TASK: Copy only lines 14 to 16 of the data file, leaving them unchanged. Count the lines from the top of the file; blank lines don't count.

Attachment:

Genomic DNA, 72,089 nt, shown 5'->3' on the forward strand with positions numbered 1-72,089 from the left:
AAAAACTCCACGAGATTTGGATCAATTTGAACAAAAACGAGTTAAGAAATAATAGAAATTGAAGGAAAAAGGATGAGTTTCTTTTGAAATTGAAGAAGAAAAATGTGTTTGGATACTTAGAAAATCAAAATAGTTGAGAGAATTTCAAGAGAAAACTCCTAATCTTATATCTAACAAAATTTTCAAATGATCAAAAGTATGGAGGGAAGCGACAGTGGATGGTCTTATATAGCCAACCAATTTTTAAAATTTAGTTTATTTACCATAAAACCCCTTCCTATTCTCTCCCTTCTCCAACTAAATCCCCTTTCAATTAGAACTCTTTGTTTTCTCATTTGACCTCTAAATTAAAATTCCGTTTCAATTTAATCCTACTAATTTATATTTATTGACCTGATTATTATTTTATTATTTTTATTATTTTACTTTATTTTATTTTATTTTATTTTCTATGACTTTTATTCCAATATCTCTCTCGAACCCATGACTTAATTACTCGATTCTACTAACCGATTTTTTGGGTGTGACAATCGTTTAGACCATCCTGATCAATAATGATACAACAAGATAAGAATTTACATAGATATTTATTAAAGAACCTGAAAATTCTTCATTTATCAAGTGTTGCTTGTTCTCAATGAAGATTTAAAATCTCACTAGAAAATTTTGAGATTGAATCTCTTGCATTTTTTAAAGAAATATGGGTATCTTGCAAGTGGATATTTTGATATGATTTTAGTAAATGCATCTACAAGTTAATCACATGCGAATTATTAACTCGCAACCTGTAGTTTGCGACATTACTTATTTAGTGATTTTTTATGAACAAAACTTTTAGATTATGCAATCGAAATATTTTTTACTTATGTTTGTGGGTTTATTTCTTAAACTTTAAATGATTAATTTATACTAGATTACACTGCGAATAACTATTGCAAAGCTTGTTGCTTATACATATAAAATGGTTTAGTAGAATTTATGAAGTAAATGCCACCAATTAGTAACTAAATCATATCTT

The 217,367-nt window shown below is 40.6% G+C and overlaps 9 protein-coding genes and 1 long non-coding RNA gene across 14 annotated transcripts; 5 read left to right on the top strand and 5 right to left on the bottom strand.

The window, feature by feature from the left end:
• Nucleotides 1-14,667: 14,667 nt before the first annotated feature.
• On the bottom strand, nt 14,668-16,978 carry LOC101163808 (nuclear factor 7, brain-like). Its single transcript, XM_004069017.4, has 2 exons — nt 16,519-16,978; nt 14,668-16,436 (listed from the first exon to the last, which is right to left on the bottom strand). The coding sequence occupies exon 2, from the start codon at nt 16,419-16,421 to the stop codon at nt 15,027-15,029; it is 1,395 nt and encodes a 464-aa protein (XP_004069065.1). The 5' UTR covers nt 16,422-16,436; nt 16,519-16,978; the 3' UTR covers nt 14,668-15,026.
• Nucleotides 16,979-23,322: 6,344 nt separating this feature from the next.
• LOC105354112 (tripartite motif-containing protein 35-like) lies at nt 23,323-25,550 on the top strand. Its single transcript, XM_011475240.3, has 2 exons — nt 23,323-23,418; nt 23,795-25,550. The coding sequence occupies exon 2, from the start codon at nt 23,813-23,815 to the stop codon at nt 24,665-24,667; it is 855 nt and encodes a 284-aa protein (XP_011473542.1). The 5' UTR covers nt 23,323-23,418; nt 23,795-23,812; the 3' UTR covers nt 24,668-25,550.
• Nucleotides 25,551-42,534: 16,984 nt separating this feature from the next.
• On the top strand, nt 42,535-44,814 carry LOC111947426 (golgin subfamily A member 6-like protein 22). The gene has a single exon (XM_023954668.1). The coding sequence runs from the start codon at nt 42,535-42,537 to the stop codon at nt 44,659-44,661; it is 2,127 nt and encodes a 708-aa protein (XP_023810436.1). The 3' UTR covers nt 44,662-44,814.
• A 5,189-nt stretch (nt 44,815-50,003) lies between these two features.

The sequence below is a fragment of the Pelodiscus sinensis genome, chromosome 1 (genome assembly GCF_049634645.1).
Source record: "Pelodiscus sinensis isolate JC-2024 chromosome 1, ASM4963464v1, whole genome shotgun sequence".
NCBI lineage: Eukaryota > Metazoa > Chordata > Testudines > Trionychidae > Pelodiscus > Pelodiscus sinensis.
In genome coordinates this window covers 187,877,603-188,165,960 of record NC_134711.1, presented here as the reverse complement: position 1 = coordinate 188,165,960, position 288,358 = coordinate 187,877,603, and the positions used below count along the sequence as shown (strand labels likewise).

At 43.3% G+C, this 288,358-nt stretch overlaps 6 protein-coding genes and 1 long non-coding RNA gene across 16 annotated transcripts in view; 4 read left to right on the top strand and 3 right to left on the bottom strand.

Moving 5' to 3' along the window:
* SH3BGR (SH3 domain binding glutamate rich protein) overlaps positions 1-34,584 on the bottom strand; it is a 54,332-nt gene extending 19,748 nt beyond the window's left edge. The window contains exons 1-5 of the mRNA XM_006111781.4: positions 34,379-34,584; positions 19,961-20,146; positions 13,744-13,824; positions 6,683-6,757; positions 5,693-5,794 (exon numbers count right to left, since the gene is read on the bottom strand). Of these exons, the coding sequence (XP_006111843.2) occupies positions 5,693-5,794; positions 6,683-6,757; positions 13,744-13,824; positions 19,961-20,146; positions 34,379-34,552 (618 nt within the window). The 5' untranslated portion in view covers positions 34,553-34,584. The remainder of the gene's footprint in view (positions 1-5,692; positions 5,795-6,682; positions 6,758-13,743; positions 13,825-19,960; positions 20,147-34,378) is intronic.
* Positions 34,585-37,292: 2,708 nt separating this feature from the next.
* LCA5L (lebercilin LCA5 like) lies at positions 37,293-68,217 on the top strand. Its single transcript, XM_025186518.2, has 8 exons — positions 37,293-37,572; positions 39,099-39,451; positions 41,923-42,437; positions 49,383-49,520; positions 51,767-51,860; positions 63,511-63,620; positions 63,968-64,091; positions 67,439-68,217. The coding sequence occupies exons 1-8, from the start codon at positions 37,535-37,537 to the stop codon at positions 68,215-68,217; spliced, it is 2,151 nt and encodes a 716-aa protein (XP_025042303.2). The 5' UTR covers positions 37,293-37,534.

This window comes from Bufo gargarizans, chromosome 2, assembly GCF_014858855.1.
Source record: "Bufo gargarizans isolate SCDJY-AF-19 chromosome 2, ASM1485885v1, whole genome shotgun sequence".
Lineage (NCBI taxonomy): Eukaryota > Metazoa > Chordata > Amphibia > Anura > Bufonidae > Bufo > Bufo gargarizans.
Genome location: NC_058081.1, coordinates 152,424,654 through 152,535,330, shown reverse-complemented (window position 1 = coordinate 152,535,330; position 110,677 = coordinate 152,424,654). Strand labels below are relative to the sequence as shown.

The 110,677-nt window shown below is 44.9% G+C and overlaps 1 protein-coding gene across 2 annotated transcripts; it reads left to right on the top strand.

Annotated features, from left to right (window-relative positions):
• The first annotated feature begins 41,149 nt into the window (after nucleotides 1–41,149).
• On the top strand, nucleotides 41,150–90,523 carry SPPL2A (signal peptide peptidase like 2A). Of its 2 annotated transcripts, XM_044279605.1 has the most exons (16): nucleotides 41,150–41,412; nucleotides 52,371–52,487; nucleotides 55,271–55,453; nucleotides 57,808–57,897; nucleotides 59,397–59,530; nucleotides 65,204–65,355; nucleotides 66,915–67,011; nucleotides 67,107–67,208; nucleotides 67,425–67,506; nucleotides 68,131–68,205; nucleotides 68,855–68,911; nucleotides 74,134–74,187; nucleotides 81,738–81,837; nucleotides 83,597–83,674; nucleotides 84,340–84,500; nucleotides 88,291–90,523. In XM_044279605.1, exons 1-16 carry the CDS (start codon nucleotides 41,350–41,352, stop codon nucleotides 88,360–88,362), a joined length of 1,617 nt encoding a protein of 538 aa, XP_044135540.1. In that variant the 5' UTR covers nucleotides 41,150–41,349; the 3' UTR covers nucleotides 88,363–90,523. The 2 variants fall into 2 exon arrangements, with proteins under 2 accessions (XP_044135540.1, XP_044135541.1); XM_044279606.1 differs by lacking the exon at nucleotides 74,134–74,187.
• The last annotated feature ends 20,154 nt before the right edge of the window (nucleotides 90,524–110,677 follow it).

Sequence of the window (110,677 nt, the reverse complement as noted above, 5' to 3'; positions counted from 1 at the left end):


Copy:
NCBI lineage: Eukaryota > Metazoa > Chordata > Testudines > Trionychidae > Pelodiscus > Pelodiscus sinensis.
In genome coordinates this window covers 187,877,603-188,165,960 of record NC_134711.1, presented here as the reverse complement: position 1 = coordinate 188,165,960, position 288,358 = coordinate 187,877,603, and the positions used below count along the sequence as shown (strand labels likewise).

At 43.3% G+C, this 288,358-nt stretch overlaps 6 protein-coding genes and 1 long non-coding RNA gene across 16 annotated transcripts in view; 4 read left to right on the top strand and 3 right to left on the bottom strand.